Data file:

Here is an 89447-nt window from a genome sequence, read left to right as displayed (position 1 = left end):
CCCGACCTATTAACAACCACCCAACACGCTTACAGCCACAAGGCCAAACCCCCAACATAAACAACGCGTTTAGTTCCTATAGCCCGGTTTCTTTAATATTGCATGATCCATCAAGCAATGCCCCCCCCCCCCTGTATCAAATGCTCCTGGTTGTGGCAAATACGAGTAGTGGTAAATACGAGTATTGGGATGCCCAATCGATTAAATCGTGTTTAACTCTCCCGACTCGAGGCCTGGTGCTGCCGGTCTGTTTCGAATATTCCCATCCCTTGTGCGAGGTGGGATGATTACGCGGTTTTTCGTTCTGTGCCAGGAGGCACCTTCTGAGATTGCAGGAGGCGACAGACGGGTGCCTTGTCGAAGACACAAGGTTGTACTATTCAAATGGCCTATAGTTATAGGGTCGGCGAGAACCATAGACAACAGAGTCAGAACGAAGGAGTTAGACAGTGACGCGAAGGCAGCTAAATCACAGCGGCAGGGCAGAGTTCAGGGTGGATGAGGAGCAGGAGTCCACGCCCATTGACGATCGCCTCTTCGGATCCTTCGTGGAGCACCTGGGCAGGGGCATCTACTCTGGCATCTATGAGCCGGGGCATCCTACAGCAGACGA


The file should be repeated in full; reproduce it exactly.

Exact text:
Here is an 89447-nt window from a genome sequence, read left to right as displayed (position 1 = left end):
CCCGACCTATTAACAACCACCCAACACGCTTACAGCCACAAGGCCAAACCCCCAACATAAACAACGCGTTTAGTTCCTATAGCCCGGTTTCTTTAATATTGCATGATCCATCAAGCAATGCCCCCCCCCCCCTGTATCAAATGCTCCTGGTTGTGGCAAATACGAGTAGTGGTAAATACGAGTATTGGGATGCCCAATCGATTAAATCGTGTTTAACTCTCCCGACTCGAGGCCTGGTGCTGCCGGTCTGTTTCGAATATTCCCATCCCTTGTGCGAGGTGGGATGATTACGCGGTTTTTCGTTCTGTGCCAGGAGGCACCTTCTGAGATTGCAGGAGGCGACAGACGGGTGCCTTGTCGAAGACACAAGGTTGTACTATTCAAATGGCCTATAGTTATAGGGTCGGCGAGAACCATAGACAACAGAGTCAGAACGAAGGAGTTAGACAGTGACGCGAAGGCAGCTAAATCACAGCGGCAGGGCAGAGTTCAGGGTGGATGAGGAGCAGGAGTCCACGCCCATTGACGATCGCCTCTTCGGATCCTTCGTGGAGCACCTGGGCAGGGGCATCTACTCTGGCATCTATGAGCCGGGGCATCCTACAGCAGACGA